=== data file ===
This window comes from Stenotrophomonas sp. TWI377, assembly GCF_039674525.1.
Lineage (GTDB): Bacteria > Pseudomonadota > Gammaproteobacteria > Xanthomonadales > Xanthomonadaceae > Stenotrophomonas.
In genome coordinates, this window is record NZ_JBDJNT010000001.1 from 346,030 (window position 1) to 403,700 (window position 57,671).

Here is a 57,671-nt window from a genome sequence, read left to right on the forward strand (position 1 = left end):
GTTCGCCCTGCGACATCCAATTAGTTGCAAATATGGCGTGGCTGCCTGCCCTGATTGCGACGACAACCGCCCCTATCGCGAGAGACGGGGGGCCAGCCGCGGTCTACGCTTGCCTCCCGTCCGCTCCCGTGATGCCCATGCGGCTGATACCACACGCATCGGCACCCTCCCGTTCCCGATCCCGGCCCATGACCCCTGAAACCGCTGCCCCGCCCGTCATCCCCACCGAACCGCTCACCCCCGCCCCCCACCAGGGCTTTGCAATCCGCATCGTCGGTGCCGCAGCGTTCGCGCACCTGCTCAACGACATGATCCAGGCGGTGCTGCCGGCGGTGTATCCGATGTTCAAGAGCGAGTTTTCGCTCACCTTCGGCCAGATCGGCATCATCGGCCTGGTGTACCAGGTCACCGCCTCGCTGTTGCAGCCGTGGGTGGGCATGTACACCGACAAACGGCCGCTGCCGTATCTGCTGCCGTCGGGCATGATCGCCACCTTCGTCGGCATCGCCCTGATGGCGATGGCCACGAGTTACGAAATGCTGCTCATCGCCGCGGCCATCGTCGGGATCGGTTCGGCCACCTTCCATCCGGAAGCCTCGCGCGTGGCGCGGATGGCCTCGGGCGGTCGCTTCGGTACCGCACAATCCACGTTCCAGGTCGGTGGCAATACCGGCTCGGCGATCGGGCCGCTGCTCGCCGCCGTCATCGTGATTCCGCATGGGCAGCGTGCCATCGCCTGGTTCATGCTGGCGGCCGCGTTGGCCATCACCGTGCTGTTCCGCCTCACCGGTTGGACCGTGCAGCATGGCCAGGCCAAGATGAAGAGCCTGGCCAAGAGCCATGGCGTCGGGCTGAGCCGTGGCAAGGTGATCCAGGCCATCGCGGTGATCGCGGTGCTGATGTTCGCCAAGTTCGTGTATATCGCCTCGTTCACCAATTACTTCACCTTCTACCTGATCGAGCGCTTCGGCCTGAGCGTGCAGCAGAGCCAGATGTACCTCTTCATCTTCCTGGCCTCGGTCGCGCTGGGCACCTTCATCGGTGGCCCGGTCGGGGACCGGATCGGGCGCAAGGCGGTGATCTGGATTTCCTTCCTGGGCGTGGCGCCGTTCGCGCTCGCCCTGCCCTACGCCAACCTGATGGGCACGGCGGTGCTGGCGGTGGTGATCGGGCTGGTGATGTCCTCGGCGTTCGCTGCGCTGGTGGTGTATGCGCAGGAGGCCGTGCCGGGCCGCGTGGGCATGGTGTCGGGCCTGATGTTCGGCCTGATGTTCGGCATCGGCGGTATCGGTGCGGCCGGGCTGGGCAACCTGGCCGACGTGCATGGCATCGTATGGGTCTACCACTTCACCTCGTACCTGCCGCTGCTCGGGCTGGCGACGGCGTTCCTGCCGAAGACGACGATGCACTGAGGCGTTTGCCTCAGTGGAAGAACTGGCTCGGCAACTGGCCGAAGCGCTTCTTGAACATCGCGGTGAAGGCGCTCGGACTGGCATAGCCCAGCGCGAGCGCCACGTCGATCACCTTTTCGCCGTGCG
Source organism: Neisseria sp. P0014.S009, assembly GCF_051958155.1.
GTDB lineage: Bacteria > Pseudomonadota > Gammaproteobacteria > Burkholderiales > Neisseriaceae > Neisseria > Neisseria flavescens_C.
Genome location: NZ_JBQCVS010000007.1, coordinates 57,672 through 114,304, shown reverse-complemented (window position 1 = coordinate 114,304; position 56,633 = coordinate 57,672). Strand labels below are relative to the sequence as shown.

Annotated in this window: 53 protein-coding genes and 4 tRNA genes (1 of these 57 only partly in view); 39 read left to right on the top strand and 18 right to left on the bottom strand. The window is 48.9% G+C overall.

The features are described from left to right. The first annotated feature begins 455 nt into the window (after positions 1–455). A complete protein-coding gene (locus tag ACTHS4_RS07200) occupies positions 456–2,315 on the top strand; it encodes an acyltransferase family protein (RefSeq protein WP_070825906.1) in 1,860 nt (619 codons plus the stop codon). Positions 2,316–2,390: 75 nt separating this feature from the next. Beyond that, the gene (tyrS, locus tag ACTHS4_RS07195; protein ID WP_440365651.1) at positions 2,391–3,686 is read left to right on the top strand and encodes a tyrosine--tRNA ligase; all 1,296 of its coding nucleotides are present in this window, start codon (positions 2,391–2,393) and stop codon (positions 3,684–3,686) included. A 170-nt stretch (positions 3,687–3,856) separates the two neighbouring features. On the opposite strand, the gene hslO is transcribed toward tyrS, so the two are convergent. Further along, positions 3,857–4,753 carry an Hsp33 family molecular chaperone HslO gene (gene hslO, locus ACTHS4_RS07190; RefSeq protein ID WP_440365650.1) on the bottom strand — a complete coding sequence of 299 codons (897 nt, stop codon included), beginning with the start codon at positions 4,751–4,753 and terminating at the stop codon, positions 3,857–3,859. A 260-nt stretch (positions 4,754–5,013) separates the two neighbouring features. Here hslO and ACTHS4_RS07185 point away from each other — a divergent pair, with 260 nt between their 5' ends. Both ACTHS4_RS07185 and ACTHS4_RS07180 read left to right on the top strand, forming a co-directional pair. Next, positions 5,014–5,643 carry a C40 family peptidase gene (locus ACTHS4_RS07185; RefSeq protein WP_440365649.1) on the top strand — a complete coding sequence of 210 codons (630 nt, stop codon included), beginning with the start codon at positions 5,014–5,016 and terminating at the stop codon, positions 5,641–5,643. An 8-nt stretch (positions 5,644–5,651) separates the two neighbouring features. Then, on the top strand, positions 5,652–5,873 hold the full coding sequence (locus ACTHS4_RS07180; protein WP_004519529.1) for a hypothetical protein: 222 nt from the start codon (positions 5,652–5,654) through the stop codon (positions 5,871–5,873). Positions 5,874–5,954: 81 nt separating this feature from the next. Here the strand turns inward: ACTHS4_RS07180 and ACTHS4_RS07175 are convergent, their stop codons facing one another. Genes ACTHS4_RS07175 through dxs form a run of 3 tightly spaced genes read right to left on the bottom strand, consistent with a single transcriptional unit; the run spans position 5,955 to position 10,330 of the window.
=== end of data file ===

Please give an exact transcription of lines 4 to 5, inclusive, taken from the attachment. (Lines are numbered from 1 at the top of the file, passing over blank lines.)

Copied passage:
Here is a 57,671-nt window from a genome sequence, read left to right on the forward strand (position 1 = left end):
GTTCGCCCTGCGACATCCAATTAGTTGCAAATATGGCGTGGCTGCCTGCCCTGATTGCGACGACAACCGCCCCTATCGCGAGAGACGGGGGGCCAGCCGCGGTCTACGCTTGCCTCCCGTCCGCTCCCGTGATGCCCATGCGGCTGATACCACACGCATCGGCACCCTCCCGTTCCCGATCCCGGCCCATGACCCCTGAAACCGCTGCCCCGCCCGTCATCCCCACCGAACCGCTCACCCCCGCCCCCCACCAGGGCTTTGCAATCCGCATCGTCGGTGCCGCAGCGTTCGCGCACCTGCTCAACGACATGATCCAGGCGGTGCTGCCGGCGGTGTATCCGATGTTCAAGAGCGAGTTTTCGCTCACCTTCGGCCAGATCGGCATCATCGGCCTGGTGTACCAGGTCACCGCCTCGCTGTTGCAGCCGTGGGTGGGCATGTACACCGACAAACGGCCGCTGCCGTATCTGCTGCCGTCGGGCATGATCGCCACCTTCGTCGGCATCGCCCTGATGGCGATGGCCACGAGTTACGAAATGCTGCTCATCGCCGCGGCCATCGTCGGGATCGGTTCGGCCACCTTCCATCCGGAAGCCTCGCGCGTGGCGCGGATGGCCTCGGGCGGTCGCTTCGGTACCGCACAATCCACGTTCCAGGTCGGTGGCAATACCGGCTCGGCGATCGGGCCGCTGCTCGCCGCCGTCATCGTGATTCCGCATGGGCAGCGTGCCATCGCCTGGTTCATGCTGGCGGCCGCGTTGGCCATCACCGTGCTGTTCCGCCTCACCGGTTGGACCGTGCAGCATGGCCAGGCCAAGATGAAGAGCCTGGCCAAGAGCCATGGCGTCGGGCTGAGCCGTGGCAAGGTGATCCAGGCCATCGCGGTGATCGCGGTGCTGATGTTCGCCAAGTTCGTGTATATCGCCTCGTTCACCAATTACTTCACCTTCTACCTGATCGAGCGCTTCGGCCTGAGCGTGCAGCAGAGCCAGATGTACCTCTTCATCTTCCTGGCCTCGGTCGCGCTGGGCACCTTCATCGGTGGCCCGGTCGGGGACCGGATCGGGCGCAAGGCGGTGATCTGGATTTCCTTCCTGGGCGTGGCGCCGTTCGCGCTCGCCCTGCCCTACGCCAACCTGATGGGCACGGCGGTGCTGGCGGTGGTGATCGGGCTGGTGATGTCCTCGGCGTTCGCTGCGCTGGTGGTGTATGCGCAGGAGGCCGTGCCGGGCCGCGTGGGCATGGTGTCGGGCCTGATGTTCGGCCTGATGTTCGGCATCGGCGGTATCGGTGCGGCCGGGCTGGGCAACCTGGCCGACGTGCATGGCATCGTATGGGTCTACCACTTCACCTCGTACCTGCCGCTGCTCGGGCTGGCGACGGCGTTCCTGCCGAAGACGACGATGCACTGAGGCGTTTGCCTCAGTGGAAGAACTGGCTCGGCAACTGGCCGAAGCGCTTCTTGAACATCGCGGTGAAGGCGCTCGGACTGGCATAGCCCAGCGCGAGCGCCACGTCGATCACCTTTTCGCCGTGCG